It's Bank Holiday Monday here in the UK, which means it's a holiday for most folk (I guess the clue's in the name there). But I couldn't very well leave you with nothing to read but the weekend's Doctor Who novelisation post, now could I? So, to kick off a run of what will be for the foreseeable future a reasonably random selection of posts – whatever comes to hand or takes my fancy, basically, although it's a safe bet many of the books will be of a crime or espionage bent – let's have a look at a book I bought in the Lewes Antique Centre, down on Cliffe High Street:
Never Shake a Skeleton by Alfred Flett was published in hardback in the UK by Michael Joseph in 1973. It's the story of an operative for the Establishment, "Freeman", who's led by a beautiful blonde to, as the jacket flap copy has it, "believe he could win a war. But he found, to his horror, that his own side played rougher than the wartime enemy. He tried again—thirty years later. This was his second error. He shook some skeletons. And 'Freeman' found, once more, that his own side were the toughest antagonists of them all..."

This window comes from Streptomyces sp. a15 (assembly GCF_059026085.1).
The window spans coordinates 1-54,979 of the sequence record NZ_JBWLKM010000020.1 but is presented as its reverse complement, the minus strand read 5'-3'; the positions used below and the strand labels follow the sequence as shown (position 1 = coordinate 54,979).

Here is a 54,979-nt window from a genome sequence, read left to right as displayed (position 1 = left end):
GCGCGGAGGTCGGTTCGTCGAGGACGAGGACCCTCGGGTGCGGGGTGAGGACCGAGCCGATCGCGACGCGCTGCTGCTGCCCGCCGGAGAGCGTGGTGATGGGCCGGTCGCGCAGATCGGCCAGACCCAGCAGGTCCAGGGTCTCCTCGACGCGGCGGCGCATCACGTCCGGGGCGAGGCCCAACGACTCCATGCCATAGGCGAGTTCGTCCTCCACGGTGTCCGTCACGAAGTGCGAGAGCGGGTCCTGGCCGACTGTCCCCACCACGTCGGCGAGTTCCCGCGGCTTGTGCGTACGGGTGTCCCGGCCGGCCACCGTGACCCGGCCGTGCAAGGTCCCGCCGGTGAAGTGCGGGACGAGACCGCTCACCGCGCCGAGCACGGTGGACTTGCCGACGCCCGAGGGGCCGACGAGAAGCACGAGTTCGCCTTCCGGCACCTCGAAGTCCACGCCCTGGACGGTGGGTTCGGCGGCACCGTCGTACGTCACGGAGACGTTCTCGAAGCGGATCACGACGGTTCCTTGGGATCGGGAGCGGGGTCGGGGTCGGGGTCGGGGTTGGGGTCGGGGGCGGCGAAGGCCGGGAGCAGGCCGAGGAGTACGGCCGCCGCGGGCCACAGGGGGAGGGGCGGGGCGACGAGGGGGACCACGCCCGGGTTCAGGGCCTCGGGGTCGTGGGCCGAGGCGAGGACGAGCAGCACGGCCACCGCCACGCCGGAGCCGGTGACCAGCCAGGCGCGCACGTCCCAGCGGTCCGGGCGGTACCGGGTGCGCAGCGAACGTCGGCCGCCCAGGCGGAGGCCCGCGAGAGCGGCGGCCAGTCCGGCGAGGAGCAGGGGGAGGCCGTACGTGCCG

I think I get a vague sense of the story from that blurb; it seems to encompass espionage elements, which was part of the reason I bought it. But not the whole reason. I was also curious about Alfred Flett, who, as the back cover author bio notes, was a journalist (and presumably carried on as such after Never Shake a Skeleton was published; there was no second novel for him), which made me wonder if he was any relation to the former Observer journo Kathryn Flett. He almost certainly wasn't her father – her dad's name is Doug, I believe – but might he be related some other way?
But it was spying (hey!) the credit for the cover photograph that made me decide to plonk down the (meagre amount of) cash in the end. Because, once again, it was taken by Beverley le Barrow – here spelt with no third "e" in his first name – a.k.a. Sun newspaper Page 3 snapper Beverley Goodway. I last blogged about Beverley a couple of weeks ago during Ross Thomas Week, Mark III, but as is now traditional I'll direct you to this post for a summary of all my previous missives on him. Interestingly, Never Shake a Skeleton wasn't the only first edition on the shelves of the Lewes Antique Centre which sported a Le Barrow dustjacket; there were a couple of '70s John Creasey novels with cover photos by Beverley, too. Seems Mr. Le Barrow was even busier during the 1970s than I figured...
Next: a first edition that doesn't, in fact, belong to me...
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